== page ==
Today I saw Ms. Lauryn Hill in concert for the second time this year. Strange, because up until hearing that she’d play Rock the Bells, Ms. Hill was an afterthought for me. Granted I frequently return to The Miseducation of Lauryn Hill as a brilliant and comforting album but as a performer and public figure, Ms. Hill’s indefinite hiatus effectively erased her celebrity from my short-term memory. I assume this is what she wanted, to be removed from the media’s consciousness and watchful eye. But, even as fans often recall Ms. Hill as the preeminent female musician of the 90s, her self-imposed exile came at the cost of her legacy. While some acclaimed musicians maintain a constant presence in the life of their fans (see: Paul McCartney, Stevie Wonder, and, for better or worse, Michael Jackson), Ms. Hill seemed content to leave her mark and move on with her life, as a mother and private citizen.
Now Ms. Hill is back, either due to personal desire, a need for money, both or wild card. My guess is the latter. You can’t go wrong by guessing wild card when it comes to Ms. Hill.
Even though she’s a notorious a prim donna, a performer more interested in her nails than punctuality, Ms. Hill recently announced a 2011 winter tour with multiple dates in New York, including a New Year’s Eve show at Gansevoort Park Hotel. How she will make it on time to ring in the New Year is a mystery to me. Last night at 1 AM, three and a half hours after her scheduled start time, Ms. Hill scolded an understandably irritated crowd for their impatience and disrespect. I think I’d rather watch the Snooki ball drop than have an obscenely tardy Ms. Hill yell at me after she misses the stroke of midnight. At least Snooki’s act is an intentional joke.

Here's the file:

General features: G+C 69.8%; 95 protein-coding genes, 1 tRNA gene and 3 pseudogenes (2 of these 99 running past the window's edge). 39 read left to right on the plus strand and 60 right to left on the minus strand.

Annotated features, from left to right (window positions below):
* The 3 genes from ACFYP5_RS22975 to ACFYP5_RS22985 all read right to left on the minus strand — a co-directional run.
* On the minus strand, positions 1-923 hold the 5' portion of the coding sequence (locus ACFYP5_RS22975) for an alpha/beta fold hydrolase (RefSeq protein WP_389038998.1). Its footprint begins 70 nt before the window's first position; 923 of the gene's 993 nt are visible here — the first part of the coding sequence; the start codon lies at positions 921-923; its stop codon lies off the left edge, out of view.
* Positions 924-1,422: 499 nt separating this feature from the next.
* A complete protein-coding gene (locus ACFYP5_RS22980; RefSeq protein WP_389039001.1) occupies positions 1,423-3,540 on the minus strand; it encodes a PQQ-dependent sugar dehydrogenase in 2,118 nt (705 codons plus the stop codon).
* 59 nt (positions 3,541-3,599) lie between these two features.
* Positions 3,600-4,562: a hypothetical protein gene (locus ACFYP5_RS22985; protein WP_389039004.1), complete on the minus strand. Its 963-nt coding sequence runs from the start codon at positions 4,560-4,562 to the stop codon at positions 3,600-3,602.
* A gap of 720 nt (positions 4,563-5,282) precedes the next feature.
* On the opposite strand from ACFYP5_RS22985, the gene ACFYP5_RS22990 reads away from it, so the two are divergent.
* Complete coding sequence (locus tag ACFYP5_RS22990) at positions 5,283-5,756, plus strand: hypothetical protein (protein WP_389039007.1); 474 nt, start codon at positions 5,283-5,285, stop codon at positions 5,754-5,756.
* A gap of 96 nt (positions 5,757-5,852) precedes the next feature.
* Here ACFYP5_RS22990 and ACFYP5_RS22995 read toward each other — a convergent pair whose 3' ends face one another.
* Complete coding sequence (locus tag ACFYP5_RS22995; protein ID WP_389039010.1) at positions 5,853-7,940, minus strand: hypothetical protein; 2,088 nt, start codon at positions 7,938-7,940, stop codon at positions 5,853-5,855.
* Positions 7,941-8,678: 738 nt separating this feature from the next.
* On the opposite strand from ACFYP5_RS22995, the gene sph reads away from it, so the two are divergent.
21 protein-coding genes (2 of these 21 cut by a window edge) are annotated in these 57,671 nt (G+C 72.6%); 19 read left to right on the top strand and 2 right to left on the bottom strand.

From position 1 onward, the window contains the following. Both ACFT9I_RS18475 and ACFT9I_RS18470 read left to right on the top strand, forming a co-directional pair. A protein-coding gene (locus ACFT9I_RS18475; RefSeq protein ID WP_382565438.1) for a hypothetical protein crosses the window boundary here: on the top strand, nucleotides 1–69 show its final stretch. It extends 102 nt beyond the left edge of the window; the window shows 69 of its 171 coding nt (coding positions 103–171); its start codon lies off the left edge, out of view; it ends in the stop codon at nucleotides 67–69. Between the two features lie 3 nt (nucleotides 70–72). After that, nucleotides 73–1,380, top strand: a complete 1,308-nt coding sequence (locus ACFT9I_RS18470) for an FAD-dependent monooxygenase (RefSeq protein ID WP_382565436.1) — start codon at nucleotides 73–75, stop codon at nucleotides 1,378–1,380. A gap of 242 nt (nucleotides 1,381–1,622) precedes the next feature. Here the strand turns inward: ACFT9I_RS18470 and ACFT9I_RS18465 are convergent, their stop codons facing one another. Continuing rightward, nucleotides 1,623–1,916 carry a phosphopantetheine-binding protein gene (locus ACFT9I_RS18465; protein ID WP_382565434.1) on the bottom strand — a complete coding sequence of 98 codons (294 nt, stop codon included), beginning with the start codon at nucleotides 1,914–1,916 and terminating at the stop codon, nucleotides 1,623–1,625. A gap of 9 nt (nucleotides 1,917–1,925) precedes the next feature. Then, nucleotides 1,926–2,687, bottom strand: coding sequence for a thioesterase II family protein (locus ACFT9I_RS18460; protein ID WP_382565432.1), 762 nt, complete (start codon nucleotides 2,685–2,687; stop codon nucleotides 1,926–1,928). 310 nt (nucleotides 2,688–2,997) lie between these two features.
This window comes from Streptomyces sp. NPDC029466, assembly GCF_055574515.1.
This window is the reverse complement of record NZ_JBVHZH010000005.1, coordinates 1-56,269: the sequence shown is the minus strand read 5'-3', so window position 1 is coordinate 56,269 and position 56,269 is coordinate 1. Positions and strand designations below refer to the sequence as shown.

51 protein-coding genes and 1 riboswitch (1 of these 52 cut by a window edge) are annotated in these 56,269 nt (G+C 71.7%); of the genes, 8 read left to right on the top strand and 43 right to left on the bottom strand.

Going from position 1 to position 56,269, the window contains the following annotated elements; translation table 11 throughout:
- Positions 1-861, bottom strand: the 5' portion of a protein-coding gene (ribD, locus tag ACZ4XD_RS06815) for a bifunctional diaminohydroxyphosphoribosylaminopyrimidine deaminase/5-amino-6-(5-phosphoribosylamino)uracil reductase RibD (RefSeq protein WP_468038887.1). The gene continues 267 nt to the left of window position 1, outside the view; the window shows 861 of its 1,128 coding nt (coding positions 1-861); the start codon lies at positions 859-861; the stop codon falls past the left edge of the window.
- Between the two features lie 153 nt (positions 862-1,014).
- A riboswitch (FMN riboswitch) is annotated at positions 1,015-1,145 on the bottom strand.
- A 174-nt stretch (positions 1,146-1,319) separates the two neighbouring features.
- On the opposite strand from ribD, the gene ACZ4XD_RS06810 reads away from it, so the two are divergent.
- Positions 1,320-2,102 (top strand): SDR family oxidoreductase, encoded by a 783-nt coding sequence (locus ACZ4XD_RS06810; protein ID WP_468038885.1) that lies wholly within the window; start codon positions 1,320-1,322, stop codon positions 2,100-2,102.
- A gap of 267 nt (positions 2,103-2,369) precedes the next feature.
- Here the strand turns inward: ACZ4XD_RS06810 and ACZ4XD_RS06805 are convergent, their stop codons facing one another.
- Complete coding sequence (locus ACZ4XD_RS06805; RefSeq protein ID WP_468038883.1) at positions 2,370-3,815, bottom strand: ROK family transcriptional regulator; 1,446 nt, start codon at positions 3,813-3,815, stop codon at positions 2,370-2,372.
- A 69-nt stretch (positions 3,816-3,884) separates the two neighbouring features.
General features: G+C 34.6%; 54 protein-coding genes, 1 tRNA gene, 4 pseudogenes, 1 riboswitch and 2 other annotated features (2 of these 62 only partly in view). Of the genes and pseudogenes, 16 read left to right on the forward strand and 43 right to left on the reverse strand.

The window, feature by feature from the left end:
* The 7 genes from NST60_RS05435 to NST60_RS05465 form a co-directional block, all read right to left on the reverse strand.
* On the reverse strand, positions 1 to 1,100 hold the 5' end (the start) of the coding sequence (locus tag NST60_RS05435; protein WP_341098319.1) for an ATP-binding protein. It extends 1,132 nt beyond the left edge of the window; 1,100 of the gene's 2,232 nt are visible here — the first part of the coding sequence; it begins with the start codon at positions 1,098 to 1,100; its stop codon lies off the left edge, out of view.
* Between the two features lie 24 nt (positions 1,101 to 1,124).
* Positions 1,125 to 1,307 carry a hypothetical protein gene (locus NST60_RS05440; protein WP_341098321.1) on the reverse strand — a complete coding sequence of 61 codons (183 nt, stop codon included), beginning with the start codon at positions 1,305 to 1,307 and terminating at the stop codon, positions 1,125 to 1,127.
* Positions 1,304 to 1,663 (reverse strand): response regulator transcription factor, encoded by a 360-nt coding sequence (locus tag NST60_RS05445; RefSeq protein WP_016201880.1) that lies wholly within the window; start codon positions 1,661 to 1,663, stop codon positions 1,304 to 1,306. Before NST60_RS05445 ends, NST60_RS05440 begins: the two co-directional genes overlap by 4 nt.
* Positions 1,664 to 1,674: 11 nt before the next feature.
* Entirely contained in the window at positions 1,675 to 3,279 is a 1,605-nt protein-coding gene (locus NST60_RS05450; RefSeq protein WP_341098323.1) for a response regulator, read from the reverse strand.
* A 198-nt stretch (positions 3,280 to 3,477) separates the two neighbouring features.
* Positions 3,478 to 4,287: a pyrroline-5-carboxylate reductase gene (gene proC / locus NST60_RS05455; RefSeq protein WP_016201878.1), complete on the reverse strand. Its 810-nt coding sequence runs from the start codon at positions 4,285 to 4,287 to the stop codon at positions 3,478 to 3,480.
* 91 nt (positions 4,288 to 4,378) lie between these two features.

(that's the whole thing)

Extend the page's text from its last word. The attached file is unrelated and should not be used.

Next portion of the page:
After a lackluster hour-long DJ set and Ms. Hill’s eventual entrance and diatribe, she finally decided to play music. I’m not sure if it was much of an improvement from the DJ’s cliché mix of 90s hip-hop. Eschewing the original arrangements of her beloved songs, Ms. Hill instead chose to share the stage with a twelve piece band (yes, a twelve piece band consisting of three keyboardists, three guitarists, three back-up singers, a bassist, a drummer, and the DJ) who, at Ms. Hill’s constant request, blew-out every instrument part and transformed soft ballads into hard rock jams. If this is difficult to conceptualize, I assure you it’s even more difficult to listen to.
Sadly I believe Ms. Hill still possess a lot of her vocal powers. Although her range is dropping off, as evidence by her performance of “Ex-Factor,” she still maintains the sweet rap/ sing abilities that made her such a stand-out in the Fugees and, for that matter, popular music. But, for whatever crazy reason she’s concocted, her set list consisted of sloppy arrangements, abandoning both tempo and dynamics for a revved-up wall-of-distortion.
So as I stood around listening to a nearly identical set-list to the one Ms. Hill played at Rock the Bells, I ultimately decided to forego the end of the show. I witnessed the spectacle. No need for the finale.